Look better, not younger

Posted on January 11, 2016 by Eleanor McKenzie
Mature woman

Women over 50 are considered to be ‘influencers’ and cash-rich ones at that. I’m sure that there are many women in the UK who aren’t feeling particularly wealthy or influential, but according to market research, you are, especially when it come to buying cosmetics.

UK women spend how much on face creams?

Did you know that British women over the age of 45 spend £2 billion every year on cosmetics, skincare and toiletries. There are around 12 million women aged 45 to 75 in the UK, which means we’re spending about £167 each if you average it out. I’ve been out shopping with friends who’ve spent that in one trip, but they do claim that the products last them longer than the less expensive creams. I suppose I’ll buy that! If you want to know who does buy the really expensive stuff, stake out your nearest La Prairie stockist.

We’re anti anti-ageing

Anyway, the upshot of all this spending is that we now have clout in the beauty industry, and instead of them telling us what we ought to be putting on our faces or wherever, we are telling them what we want in terms of products, and how we want the products positioned in marketing terms; this is where it gets interesting, particularly if you have an interest in advertising. Women over 45 want the words ‘anti-ageing’ removed from product descriptions and catapulted into outer space. Why? Because, according to leading facial filler provider Juvederm, 41% of British women want to look radiant, rather than younger.

The ageless woman

Unfortunately, the majority of the cosmetics brands are somewhat hard of hearing and only a small handful have responded to research findings and to what their customers are saying. One brand that is taking women seriously is Origins, part of the Estée Lauder group. They have adopted a strategy that talks about “the ageless woman.”

In advertising terms this translates into a new vocabulary. Take Origins’ Three Part Harmony cream: The key strapline is “Age Before Beauty. Not Anymore.” The cream is then described as “nourishing’ and for “renewal, repair and radiance.”  There’s no mention of removing fine lines, signs of ageing, wrinkles or plumping up your skin to regain its youthful state. They’ve clearly taken the message about wanting to look “radiant” from the Juvederm research, because there it is in the advert.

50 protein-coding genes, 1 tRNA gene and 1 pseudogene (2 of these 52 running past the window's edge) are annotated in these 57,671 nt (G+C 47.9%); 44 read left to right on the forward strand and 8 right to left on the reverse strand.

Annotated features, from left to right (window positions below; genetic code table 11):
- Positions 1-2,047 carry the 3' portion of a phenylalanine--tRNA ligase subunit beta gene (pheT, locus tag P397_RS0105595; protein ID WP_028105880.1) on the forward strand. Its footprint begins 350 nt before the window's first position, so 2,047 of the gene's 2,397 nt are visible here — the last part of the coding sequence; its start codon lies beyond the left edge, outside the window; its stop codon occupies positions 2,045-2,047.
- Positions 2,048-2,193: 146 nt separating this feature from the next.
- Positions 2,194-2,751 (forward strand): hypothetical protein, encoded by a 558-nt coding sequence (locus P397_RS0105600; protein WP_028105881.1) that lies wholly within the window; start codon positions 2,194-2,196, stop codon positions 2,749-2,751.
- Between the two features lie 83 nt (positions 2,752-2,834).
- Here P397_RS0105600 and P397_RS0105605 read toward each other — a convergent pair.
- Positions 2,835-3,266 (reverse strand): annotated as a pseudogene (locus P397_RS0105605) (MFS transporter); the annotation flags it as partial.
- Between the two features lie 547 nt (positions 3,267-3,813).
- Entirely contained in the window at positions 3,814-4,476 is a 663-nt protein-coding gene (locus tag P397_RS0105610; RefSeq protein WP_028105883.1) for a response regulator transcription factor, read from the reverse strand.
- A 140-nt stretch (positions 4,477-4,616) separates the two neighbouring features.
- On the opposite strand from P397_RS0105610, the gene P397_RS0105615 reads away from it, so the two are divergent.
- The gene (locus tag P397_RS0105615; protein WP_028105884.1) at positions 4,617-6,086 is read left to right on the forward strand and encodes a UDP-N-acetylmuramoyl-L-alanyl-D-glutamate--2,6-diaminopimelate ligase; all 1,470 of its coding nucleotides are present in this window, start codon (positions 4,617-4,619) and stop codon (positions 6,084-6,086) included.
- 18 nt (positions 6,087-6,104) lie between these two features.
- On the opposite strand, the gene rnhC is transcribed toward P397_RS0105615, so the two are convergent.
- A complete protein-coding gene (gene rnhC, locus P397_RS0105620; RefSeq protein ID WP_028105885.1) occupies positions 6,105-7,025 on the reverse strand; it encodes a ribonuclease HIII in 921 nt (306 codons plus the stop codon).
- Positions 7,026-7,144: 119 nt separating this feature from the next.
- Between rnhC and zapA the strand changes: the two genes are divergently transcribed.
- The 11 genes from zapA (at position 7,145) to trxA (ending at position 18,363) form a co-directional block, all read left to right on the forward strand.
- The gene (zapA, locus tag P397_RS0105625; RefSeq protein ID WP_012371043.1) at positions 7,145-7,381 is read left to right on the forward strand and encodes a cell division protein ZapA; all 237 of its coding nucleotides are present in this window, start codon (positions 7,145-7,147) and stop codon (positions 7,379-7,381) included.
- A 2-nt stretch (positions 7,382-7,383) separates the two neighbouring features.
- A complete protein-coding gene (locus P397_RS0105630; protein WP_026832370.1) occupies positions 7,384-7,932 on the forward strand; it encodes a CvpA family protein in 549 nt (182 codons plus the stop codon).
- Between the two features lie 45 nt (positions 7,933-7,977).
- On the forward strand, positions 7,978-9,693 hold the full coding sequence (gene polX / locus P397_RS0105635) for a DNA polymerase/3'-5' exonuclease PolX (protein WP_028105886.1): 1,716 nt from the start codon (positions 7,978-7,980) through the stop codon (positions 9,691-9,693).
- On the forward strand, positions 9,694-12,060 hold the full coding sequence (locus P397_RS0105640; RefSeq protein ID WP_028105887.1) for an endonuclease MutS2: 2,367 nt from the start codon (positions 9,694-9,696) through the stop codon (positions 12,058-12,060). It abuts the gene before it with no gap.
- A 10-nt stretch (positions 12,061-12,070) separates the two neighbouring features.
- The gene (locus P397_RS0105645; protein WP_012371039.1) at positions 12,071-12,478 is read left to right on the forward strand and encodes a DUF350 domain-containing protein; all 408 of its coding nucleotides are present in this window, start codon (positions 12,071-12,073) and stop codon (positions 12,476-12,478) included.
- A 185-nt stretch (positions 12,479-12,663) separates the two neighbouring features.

According to Origins’ marketing manager for the UK the brand profiles women over 45 as wanting to “live a healthy and adventurous life.” She sees this woman as “making the most of her free time and treating her beauty routine as a moment of pampering that helps her achieve lifestyle goals.”

I shall be recommending this brand to my friend Cathy who surmised that she might be spending more on cosmetics because she has more “things” to cover up; but I suspect it’s because she has more money to spend these days and feels she can treat herself to better quality products.

Another brand that gets what women want is White Hot Hair. I have to say that this brand actually makes me wish I had grey hair. The glamorous models with stylish grey or white hair of all lengths look amazing and I love one of their tweets which said: “They’re not grey hairs, they’re glitter strands.” And, one of their brand statements that also gets the thumbs up from moi is “Beauty Ages Beautifully.”

This new way of thinking about age and beauty is supported by writer Ceri Wheeldon, author of the blog Fab After Fifty who welcomes the fact that brands are catching on to the new thinking among women who don’t buy the anti-ageing approach, but instead “embrace our age in every area of our lives, including the way we look.”

As Ceri also points out, we know that a pot of cream isn’t going to miraculously turn the clock back no matter how often it claims to do that. Part of the problem is that some marketing departments are staffed by people of 30 and under who think that ‘wrinkle-free’ surely must be what everyone aspires to.

Listen up youngsters in marketing – women aged 50+ want to see images that reflect the best of the way we can look at this age, not some airbrushed face that belongs to somebody 10 to 20 years younger. Please take note that many women in this age group are having the best time of their lives; we’re feeling confident, we have time and money, and we feel young inside. I hope you’ve got the message now – we want to look better, not younger!

by Eleanor McKenzie

Eleanor McKenzie is a Northern Irish writer with a passion for art, literature, and red wine. She's worked at advertising agency JWT, edited a journal for a European social policy think tank and tried to teach teenagers the difference between "there" and "their". Being 50+ has not significantly changed Eleanor's life, although she finds it a handy excuse when she wants to avoid anything too energetic.